Are the disabled less loss averse?

by on January 7, 2016 at 1:44 am in Data Source, Economics, Medicine | Permalink

Arbel, Ben-Shahar, and Gabriel have a newly published paper on this topic, here is the abstract:

Research findings show that disabled persons often develop physical and psychological mechanisms to compensate for disabilities. Coping mechanisms may not be limited to the psychophysiological domain and may extend to cognitive bias and loss aversion. In this study, we apply unique microdata from a natural policy experiment to assess the role of loss aversion in home purchase among nondisabled and disabled households. Results of survival analysis indicate that the physically disabled are substantially less loss averse in home purchase. Furthermore, loss aversion varies with other population characteristics and attenuates with degree of disability. Findings provide new evidence of diminished cognitive bias and more rational economic decision-making among the physically disabled.

There are alternative versions of the paper here.

For the pointer I thank the excellent Kevin Lewis.

1 Pacemaker January 7, 2016 at 5:15 am

An earlier ungated version of the paper was more circumspect in attributing the difference in cognitive bias to the development of coping mechanisms, leaving the point in the footnote:

I haven’t read the published version, so I hope it acknowledges the possibility of reverse causality, that is lower loss aversion encourages risky behaviors that could lead to physical disability. Otherwise, the change in emphasis is misleading.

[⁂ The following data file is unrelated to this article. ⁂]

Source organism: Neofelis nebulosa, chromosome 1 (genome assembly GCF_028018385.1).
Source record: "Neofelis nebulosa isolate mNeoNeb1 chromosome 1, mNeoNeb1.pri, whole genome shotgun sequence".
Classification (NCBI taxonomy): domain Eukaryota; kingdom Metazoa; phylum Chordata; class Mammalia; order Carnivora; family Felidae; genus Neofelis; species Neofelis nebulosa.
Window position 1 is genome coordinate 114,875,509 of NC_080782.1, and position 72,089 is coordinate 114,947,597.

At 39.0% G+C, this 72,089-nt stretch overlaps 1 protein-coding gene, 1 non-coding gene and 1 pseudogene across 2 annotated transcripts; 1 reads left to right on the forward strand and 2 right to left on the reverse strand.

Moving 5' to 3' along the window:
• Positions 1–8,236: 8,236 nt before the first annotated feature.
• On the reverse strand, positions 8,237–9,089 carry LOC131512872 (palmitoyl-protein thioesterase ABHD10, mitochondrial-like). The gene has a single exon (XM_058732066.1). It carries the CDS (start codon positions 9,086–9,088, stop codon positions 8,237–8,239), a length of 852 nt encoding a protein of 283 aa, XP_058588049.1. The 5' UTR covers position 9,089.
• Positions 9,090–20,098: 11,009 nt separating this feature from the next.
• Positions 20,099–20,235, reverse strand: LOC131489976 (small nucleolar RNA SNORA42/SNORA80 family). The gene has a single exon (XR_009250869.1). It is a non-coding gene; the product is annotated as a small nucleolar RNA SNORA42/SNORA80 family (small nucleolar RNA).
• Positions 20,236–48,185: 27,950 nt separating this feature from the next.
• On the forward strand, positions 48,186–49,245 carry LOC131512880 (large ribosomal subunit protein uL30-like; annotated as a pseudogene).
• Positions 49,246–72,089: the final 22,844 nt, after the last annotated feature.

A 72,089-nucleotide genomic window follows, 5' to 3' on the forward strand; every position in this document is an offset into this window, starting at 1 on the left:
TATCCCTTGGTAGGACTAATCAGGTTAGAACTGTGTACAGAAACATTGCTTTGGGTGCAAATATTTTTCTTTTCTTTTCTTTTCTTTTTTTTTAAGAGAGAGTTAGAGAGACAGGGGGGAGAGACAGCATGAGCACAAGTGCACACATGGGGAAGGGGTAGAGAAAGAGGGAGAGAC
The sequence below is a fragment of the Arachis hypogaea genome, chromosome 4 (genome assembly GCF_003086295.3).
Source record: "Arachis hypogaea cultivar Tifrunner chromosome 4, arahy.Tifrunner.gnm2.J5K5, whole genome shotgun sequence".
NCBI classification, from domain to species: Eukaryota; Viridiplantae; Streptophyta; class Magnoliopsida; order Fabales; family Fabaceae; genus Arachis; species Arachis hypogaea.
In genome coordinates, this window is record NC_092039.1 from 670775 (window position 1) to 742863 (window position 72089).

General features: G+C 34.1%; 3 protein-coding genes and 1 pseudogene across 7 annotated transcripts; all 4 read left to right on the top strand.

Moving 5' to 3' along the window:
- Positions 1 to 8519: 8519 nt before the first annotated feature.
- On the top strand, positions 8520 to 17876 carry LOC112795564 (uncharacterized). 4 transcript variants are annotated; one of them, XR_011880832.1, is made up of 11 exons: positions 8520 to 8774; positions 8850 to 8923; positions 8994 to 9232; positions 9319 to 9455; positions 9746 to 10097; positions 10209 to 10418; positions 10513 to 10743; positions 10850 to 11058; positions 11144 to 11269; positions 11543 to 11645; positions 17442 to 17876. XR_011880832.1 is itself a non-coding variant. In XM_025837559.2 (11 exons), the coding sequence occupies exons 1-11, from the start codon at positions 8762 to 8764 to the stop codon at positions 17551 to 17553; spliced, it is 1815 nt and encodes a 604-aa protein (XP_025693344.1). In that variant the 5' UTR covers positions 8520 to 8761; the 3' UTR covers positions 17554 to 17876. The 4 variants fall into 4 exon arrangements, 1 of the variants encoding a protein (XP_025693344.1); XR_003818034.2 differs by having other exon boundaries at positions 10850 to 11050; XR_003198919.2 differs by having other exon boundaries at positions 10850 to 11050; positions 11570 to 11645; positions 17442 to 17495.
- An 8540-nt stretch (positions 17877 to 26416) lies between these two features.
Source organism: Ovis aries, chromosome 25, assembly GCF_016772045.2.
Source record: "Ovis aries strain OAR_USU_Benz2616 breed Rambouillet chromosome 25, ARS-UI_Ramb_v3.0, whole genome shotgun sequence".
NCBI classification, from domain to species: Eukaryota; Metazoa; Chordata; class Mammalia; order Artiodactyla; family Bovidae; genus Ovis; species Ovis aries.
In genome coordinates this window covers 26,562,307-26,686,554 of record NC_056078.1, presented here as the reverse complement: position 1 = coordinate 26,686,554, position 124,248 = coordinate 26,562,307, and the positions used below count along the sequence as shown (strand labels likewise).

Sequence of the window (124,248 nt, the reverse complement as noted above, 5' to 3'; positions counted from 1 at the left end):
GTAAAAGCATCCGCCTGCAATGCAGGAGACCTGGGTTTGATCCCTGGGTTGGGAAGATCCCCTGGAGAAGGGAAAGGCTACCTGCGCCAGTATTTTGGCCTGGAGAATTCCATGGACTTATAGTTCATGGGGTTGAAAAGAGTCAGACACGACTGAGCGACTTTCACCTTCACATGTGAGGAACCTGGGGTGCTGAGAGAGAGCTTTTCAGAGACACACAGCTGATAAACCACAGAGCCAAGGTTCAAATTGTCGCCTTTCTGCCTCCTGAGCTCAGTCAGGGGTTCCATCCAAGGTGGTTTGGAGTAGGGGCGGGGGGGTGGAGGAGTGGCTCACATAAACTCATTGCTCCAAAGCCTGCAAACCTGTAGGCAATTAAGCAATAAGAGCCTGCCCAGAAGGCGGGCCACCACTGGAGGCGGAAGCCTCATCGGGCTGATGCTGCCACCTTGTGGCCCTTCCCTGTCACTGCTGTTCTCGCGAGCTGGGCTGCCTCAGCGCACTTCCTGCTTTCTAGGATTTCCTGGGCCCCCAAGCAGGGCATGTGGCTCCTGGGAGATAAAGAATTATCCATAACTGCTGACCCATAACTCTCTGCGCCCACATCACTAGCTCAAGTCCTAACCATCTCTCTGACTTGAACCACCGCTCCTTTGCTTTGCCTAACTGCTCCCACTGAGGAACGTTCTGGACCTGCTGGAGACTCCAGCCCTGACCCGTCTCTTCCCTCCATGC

2 Jon January 7, 2016 at 8:39 am

Not having read the full paper, these results are also consistent with a prospect theory explanation (if some of this disabled population has a healthier state for a reference point). Salient losses in other contexts lead to risk-seeking behavior, why not losses of health?

3 Axa January 7, 2016 at 10:51 am

I don’t want to spoil the smugness party but smoking causes about the same amount of disabilities than accidents (unintentional injuries + transport injuries). Both of them are less than musculoskeletal disorders. So, in which way the appetite for risk causes a musculoskeletal disorder? Accidents that can be attributed to risky behavior are far from the top of causes of disability.

4 The Original D January 7, 2016 at 2:40 pm

Smoking’s risky mmkay?

5 Kevin January 7, 2016 at 10:58 am

Very interesting (if true). Understanding how different demographic groups approach risk (and how this plays out in other outcomes such as wealth, income, mating, etc.) seems like a promising area of study…

6 Yancey Ward January 7, 2016 at 11:07 am

And how long will it take before someone proposes cutting off left feet to juice economic growth?

7 Michelle B January 7, 2016 at 1:08 pm

What about cognitively disabled people? Do they too exhibit this tendency?

8 Marie January 9, 2016 at 1:02 am

Loss aversion may not match up with risk aversion as a one to one.

I know folks who have had serious illnesses or injuries, and they aren’t necessarily going to be drastically more likely to take a risk. What I do think is accurate (anecdotally) is that when they take a risk and get a poor consequence, they are much more likely to be able to see that consequence in perspective. While one person may shoot for a promotion and be really devastated when he doesn’t get the position, a person who has (for example) just hit her 5 year survivor mark for cancer is more likely to see it as not so big a deal, in the grand scheme of things.

It’s long been recognized that those who have lived through difficulty tend to not sweat the small stuff.

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